wood inlaying tools?

Where can I find some wood inlaying tools?
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On Sat, 14 Aug 2004 15:17:15 GMT, "William Wells"
Better toolshops.
_But_ you need to either make your own, or prepare for some serious shocks on the pricing. Most of these things are hand-made, pretty much as one-offs and you're paying accordingly. A Holtey purfling cutter is a joy to behold, but it ain't cheap...
There are cheap inlay tools around (try somewhere more musical) but the quality of many of them is diabolical.
I'd suggest some basic metalworking (but I would, wouldn't I 8-) ) With the aid of a few "beyond hope" pre-war chisels or a bar of O-1 steel and the simplest of gas torches, you can grind and harden pretty most all of the main tools.
--
Smert' spamionam

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wrote:

How about a good written, or web, reference on inlay technique?
I've been wanting to take a class, but not getting the time budgeted...
Patriarch
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On Sat, 14 Aug 2004 19:26:00 GMT, patriarch

Do you read late at night? Libraries are great sources for books on our interests.
Tools: Freehand cutters can be made by taping a pair of xacto knives together with a small spacer between, then fitting them into a drilled dowel. The trick is plowing out the material at a precise depth. Router bits do that, or make your own mini #71/271 with a paper clip for narrow work. <heh>
Quickies:
David Marks did an advanced episode on wood inlay complete with sand-shading the pieces. www.diynet.com (No, I wasn't talking about the spice rack; it was the serving tray.) I
FWW had an interesting article on epoxy inlay a few years back.
Inlay.com has the best online tutorial I've seen, a reprint of an old 20th century book. http://www.inlay.com/marquetry/wood_inlay_part1.html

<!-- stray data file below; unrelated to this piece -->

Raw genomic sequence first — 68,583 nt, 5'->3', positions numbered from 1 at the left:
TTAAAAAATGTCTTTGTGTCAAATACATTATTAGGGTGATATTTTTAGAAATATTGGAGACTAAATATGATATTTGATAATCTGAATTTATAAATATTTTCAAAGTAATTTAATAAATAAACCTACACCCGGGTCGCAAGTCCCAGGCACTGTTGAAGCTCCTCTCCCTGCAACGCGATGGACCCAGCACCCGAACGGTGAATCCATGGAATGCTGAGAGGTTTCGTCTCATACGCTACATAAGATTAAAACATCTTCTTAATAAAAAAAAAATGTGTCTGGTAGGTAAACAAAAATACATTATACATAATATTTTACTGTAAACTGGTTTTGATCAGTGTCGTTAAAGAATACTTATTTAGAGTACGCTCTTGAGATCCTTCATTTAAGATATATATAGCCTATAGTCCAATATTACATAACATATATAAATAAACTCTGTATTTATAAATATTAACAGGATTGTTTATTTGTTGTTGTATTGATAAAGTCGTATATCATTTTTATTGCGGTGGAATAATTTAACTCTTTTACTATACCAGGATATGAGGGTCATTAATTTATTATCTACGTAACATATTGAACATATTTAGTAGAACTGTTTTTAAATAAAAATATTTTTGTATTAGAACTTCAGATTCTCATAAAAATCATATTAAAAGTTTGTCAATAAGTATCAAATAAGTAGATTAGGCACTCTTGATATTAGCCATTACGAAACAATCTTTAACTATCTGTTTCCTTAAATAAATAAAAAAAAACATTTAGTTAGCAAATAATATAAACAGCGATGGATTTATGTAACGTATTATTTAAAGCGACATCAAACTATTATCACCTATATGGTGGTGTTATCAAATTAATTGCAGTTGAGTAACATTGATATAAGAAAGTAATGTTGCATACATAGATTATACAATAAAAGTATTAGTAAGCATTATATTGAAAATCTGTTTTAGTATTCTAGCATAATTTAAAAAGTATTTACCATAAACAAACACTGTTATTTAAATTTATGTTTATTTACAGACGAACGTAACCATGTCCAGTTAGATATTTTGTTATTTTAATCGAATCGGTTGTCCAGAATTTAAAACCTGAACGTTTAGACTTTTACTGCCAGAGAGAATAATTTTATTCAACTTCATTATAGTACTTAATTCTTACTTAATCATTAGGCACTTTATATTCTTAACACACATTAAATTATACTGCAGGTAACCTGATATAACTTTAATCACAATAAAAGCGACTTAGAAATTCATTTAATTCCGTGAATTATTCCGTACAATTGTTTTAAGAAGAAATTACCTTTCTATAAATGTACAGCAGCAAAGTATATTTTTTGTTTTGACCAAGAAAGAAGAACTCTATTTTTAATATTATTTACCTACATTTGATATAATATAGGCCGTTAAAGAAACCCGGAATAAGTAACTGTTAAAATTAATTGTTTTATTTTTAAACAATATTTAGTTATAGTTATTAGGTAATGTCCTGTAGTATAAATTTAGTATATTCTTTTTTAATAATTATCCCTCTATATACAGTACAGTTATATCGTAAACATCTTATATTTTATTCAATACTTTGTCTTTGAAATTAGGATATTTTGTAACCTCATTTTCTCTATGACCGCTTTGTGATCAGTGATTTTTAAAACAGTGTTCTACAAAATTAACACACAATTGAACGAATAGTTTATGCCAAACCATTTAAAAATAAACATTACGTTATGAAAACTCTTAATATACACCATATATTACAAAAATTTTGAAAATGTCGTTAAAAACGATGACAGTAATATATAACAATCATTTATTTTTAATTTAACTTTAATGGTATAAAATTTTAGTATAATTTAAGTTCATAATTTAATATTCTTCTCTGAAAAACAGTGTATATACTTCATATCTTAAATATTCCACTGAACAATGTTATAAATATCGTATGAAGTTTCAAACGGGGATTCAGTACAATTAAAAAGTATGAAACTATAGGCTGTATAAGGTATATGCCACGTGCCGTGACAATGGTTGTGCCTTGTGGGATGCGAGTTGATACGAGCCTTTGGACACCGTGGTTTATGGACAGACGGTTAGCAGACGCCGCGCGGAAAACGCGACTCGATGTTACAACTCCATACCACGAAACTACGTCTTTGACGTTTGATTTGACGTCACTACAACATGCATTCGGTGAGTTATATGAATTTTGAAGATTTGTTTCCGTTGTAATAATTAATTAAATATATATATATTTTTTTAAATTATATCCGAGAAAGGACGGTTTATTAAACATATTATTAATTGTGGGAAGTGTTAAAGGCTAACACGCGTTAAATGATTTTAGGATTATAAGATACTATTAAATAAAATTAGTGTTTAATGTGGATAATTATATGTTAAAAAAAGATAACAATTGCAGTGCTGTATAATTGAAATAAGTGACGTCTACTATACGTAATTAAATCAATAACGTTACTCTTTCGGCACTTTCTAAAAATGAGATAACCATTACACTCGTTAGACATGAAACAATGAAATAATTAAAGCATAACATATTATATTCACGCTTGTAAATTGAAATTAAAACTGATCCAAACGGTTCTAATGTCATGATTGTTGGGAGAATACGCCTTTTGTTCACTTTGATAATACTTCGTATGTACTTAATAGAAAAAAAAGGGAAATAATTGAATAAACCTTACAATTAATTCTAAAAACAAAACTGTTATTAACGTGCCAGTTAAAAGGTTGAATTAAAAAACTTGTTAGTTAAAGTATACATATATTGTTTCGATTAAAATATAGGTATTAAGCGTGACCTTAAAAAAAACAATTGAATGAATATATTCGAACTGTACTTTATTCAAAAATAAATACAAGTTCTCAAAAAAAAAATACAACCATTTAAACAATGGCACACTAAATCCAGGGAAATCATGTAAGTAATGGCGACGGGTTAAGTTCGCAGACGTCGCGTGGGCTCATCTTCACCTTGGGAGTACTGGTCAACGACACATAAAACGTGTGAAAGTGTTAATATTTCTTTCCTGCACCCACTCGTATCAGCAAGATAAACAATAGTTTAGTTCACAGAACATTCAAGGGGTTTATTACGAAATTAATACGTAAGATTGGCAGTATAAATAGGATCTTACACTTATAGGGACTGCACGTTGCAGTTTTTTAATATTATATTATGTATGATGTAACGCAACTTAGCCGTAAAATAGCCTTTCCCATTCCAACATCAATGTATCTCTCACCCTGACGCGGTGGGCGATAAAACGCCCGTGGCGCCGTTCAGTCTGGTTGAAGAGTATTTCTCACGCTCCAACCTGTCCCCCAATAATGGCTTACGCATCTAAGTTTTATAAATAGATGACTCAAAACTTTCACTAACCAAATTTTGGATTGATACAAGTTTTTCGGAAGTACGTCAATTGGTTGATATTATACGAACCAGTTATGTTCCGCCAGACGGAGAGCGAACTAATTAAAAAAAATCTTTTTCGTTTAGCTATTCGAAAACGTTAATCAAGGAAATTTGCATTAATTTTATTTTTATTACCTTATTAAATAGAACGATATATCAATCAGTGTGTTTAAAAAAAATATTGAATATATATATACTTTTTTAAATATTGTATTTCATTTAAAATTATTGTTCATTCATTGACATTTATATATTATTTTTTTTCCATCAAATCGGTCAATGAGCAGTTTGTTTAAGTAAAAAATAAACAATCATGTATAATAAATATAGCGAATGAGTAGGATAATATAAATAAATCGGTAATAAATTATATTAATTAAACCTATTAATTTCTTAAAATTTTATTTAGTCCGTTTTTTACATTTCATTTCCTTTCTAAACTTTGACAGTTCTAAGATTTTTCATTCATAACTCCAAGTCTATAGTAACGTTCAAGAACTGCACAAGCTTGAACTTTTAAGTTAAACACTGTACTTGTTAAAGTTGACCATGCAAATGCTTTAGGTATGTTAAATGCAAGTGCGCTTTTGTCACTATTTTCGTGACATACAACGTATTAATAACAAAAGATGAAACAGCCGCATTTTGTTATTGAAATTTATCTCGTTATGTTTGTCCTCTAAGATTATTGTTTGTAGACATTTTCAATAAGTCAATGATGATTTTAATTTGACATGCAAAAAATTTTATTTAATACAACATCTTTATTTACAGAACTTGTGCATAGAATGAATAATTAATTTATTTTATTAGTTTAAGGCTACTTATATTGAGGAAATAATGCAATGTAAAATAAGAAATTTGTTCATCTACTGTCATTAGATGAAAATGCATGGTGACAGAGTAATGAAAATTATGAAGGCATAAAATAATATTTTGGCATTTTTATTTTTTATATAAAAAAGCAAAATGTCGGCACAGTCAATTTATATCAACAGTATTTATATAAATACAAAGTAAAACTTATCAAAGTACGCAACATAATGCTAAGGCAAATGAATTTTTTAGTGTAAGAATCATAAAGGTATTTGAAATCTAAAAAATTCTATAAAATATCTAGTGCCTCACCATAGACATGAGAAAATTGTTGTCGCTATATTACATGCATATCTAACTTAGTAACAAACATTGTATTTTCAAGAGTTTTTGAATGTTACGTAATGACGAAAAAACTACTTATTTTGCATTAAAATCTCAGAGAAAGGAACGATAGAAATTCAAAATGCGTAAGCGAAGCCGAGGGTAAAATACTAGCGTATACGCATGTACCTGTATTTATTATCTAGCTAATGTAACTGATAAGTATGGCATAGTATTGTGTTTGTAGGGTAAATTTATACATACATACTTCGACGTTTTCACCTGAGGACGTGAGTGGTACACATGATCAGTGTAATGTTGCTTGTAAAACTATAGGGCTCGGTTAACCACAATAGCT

www.marquetry.org is another interesting site. I decided quite a few years back that I didn't have the patience (and light touch) to do marquetry. Those veneers are like balsa wood. But I still like inlay, marquetry, and intarsia.
www.Intarsia.com might be of interest to you, too.
And don't forget Doug Stowes books. He's done one or two inlays. ;) http://www.dougstowe.com
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For fine straight line inlaying Michael Fortune made a simple tool from a card scraper. Go here to see the tool, the way it works and some info on making your own line inlay strips.
http://home.comcast.net/~charliebcz/Inlaying1.html
charlie b
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Thank you, and Larry, for the resources! I'll start with something simple, before moving to the Art Deco style things to which I aspire.
I go to these quilt shows with my wife, and come back with SO many ideas. If I could just finish a project now and then.
Patriarch
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On Sat, 14 Aug 2004 19:26:00 GMT, patriarch
Zachary Taylor, "Decorative Wood Inlay"
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wrote:

Thank you, kind sir. I'll put that one on the list, too.
Patriarch
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